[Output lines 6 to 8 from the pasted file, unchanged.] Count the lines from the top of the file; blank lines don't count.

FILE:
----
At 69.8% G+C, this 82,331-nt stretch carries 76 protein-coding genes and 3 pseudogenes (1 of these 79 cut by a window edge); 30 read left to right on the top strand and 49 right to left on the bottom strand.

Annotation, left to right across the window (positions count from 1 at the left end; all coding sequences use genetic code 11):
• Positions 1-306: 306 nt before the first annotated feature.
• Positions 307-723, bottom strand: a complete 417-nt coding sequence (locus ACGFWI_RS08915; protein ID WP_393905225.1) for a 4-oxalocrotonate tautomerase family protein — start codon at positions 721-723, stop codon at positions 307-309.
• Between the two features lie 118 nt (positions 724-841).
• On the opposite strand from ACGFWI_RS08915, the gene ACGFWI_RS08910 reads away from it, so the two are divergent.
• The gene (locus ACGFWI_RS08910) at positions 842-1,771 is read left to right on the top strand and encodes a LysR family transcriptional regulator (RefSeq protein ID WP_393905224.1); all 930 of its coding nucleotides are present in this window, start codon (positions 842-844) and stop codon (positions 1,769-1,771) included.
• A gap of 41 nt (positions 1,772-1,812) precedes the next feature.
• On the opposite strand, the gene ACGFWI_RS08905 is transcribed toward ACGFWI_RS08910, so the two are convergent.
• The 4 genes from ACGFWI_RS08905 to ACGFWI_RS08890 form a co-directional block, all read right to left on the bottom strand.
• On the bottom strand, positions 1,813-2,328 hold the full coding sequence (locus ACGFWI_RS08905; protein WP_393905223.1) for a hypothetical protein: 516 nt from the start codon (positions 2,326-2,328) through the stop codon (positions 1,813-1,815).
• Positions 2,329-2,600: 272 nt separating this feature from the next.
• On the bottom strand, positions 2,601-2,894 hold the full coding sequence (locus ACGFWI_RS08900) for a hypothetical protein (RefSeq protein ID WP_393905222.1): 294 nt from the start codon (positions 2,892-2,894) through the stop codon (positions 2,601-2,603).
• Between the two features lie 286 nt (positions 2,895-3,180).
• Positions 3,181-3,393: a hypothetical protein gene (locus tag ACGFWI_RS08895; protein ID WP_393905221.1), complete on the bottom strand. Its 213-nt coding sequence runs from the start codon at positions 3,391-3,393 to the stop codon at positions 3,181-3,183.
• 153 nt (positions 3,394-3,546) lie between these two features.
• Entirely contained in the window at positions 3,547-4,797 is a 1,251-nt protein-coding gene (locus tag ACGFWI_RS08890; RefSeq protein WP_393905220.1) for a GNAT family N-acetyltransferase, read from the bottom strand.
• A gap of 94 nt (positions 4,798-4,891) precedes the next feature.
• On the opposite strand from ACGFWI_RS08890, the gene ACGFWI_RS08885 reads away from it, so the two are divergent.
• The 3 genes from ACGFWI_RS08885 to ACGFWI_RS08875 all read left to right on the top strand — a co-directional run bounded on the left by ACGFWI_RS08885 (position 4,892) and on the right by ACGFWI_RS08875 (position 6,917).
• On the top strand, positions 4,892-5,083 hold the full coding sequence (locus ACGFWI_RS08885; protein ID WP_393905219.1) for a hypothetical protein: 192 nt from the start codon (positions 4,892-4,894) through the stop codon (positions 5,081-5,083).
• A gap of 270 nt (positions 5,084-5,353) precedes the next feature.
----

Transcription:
• On the opposite strand from ACGFWI_RS08915, the gene ACGFWI_RS08910 reads away from it, so the two are divergent.
• The gene (locus ACGFWI_RS08910) at positions 842-1,771 is read left to right on the top strand and encodes a LysR family transcriptional regulator (RefSeq protein ID WP_393905224.1); all 930 of its coding nucleotides are present in this window, start codon (positions 842-844) and stop codon (positions 1,769-1,771) included.
• A gap of 41 nt (positions 1,772-1,812) precedes the next feature.